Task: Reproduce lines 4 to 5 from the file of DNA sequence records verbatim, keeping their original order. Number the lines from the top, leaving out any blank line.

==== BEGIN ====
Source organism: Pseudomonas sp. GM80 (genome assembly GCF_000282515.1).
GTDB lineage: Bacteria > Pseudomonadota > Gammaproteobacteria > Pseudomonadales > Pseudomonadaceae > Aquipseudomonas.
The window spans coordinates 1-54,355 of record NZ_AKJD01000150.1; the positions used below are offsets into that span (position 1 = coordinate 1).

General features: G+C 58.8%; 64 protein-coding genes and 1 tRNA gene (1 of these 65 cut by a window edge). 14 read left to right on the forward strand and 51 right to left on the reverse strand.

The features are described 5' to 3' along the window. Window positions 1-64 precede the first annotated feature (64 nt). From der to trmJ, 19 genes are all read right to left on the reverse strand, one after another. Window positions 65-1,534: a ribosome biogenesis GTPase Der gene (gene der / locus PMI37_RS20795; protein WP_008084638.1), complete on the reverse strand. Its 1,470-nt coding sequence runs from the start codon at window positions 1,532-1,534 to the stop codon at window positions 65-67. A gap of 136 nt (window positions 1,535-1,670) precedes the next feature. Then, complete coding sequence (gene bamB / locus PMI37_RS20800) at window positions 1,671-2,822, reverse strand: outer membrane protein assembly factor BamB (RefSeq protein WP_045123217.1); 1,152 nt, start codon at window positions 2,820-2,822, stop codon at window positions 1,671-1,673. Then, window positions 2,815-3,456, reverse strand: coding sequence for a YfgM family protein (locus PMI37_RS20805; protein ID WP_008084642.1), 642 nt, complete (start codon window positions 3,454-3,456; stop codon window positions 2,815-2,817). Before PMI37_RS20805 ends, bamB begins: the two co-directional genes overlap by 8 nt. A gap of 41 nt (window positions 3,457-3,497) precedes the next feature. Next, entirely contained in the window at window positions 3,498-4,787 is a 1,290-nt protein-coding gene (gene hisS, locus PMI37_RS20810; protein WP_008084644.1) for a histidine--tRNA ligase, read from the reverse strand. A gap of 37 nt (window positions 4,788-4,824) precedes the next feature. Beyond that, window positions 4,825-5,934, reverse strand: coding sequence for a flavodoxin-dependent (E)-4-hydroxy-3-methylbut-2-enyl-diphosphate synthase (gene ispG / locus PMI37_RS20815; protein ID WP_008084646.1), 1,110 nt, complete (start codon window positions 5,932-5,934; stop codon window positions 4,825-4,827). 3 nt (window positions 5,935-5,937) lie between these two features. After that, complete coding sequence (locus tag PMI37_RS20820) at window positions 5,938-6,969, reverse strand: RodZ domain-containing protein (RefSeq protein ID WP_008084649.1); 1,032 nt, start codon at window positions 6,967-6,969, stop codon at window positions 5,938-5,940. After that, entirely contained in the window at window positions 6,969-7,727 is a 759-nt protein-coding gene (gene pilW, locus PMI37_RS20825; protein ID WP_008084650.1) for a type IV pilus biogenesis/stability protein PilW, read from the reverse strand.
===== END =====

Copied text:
General features: G+C 58.8%; 64 protein-coding genes and 1 tRNA gene (1 of these 65 cut by a window edge). 14 read left to right on the forward strand and 51 right to left on the reverse strand.

The features are described 5' to 3' along the window. Window positions 1-64 precede the first annotated feature (64 nt). From der to trmJ, 19 genes are all read right to left on the reverse strand, one after another. Window positions 65-1,534: a ribosome biogenesis GTPase Der gene (gene der / locus PMI37_RS20795; protein WP_008084638.1), complete on the reverse strand. Its 1,470-nt coding sequence runs from the start codon at window positions 1,532-1,534 to the stop codon at window positions 65-67. A gap of 136 nt (window positions 1,535-1,670) precedes the next feature. Then, complete coding sequence (gene bamB / locus PMI37_RS20800) at window positions 1,671-2,822, reverse strand: outer membrane protein assembly factor BamB (RefSeq protein WP_045123217.1); 1,152 nt, start codon at window positions 2,820-2,822, stop codon at window positions 1,671-1,673. Then, window positions 2,815-3,456, reverse strand: coding sequence for a YfgM family protein (locus PMI37_RS20805; protein ID WP_008084642.1), 642 nt, complete (start codon window positions 3,454-3,456; stop codon window positions 2,815-2,817). Before PMI37_RS20805 ends, bamB begins: the two co-directional genes overlap by 8 nt. A gap of 41 nt (window positions 3,457-3,497) precedes the next feature. Next, entirely contained in the window at window positions 3,498-4,787 is a 1,290-nt protein-coding gene (gene hisS, locus PMI37_RS20810; protein WP_008084644.1) for a histidine--tRNA ligase, read from the reverse strand. A gap of 37 nt (window positions 4,788-4,824) precedes the next feature. Beyond that, window positions 4,825-5,934, reverse strand: coding sequence for a flavodoxin-dependent (E)-4-hydroxy-3-methylbut-2-enyl-diphosphate synthase (gene ispG / locus PMI37_RS20815; protein ID WP_008084646.1), 1,110 nt, complete (start codon window positions 5,932-5,934; stop codon window positions 4,825-4,827). 3 nt (window positions 5,935-5,937) lie between these two features. After that, complete coding sequence (locus tag PMI37_RS20820) at window positions 5,938-6,969, reverse strand: RodZ domain-containing protein (RefSeq protein ID WP_008084649.1); 1,032 nt, start codon at window positions 6,967-6,969, stop codon at window positions 5,938-5,940. After that, entirely contained in the window at window positions 6,969-7,727 is a 759-nt protein-coding gene (gene pilW, locus PMI37_RS20825; protein ID WP_008084650.1) for a type IV pilus biogenesis/stability protein PilW, read from the reverse strand.